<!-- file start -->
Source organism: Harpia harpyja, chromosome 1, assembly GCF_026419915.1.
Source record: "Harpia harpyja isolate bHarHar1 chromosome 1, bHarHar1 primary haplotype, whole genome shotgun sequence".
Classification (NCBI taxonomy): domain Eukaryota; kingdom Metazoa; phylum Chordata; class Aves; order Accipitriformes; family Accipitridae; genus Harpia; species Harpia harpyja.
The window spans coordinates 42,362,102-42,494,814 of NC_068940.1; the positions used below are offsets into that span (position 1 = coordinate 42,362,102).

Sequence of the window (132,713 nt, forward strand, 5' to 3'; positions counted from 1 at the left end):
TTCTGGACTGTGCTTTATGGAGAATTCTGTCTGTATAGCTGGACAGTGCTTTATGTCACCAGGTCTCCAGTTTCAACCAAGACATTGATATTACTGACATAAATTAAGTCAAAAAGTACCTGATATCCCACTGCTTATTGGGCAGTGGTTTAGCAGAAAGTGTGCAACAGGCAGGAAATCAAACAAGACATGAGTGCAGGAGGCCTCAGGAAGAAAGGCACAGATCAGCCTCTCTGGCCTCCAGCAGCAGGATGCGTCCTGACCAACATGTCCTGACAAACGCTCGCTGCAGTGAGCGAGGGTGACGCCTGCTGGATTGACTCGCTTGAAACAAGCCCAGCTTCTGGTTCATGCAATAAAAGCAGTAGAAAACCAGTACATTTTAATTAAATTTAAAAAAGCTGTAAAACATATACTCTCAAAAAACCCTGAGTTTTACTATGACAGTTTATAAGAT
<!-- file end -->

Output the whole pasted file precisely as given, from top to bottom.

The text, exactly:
Source organism: Harpia harpyja, chromosome 1, assembly GCF_026419915.1.
Source record: "Harpia harpyja isolate bHarHar1 chromosome 1, bHarHar1 primary haplotype, whole genome shotgun sequence".
Classification (NCBI taxonomy): domain Eukaryota; kingdom Metazoa; phylum Chordata; class Aves; order Accipitriformes; family Accipitridae; genus Harpia; species Harpia harpyja.
The window spans coordinates 42,362,102-42,494,814 of NC_068940.1; the positions used below are offsets into that span (position 1 = coordinate 42,362,102).

Sequence of the window (132,713 nt, forward strand, 5' to 3'; positions counted from 1 at the left end):
TTCTGGACTGTGCTTTATGGAGAATTCTGTCTGTATAGCTGGACAGTGCTTTATGTCACCAGGTCTCCAGTTTCAACCAAGACATTGATATTACTGACATAAATTAAGTCAAAAAGTACCTGATATCCCACTGCTTATTGGGCAGTGGTTTAGCAGAAAGTGTGCAACAGGCAGGAAATCAAACAAGACATGAGTGCAGGAGGCCTCAGGAAGAAAGGCACAGATCAGCCTCTCTGGCCTCCAGCAGCAGGATGCGTCCTGACCAACATGTCCTGACAAACGCTCGCTGCAGTGAGCGAGGGTGACGCCTGCTGGATTGACTCGCTTGAAACAAGCCCAGCTTCTGGTTCATGCAATAAAAGCAGTAGAAAACCAGTACATTTTAATTAAATTTAAAAAAGCTGTAAAACATATACTCTCAAAAAACCCTGAGTTTTACTATGACAGTTTATAAGAT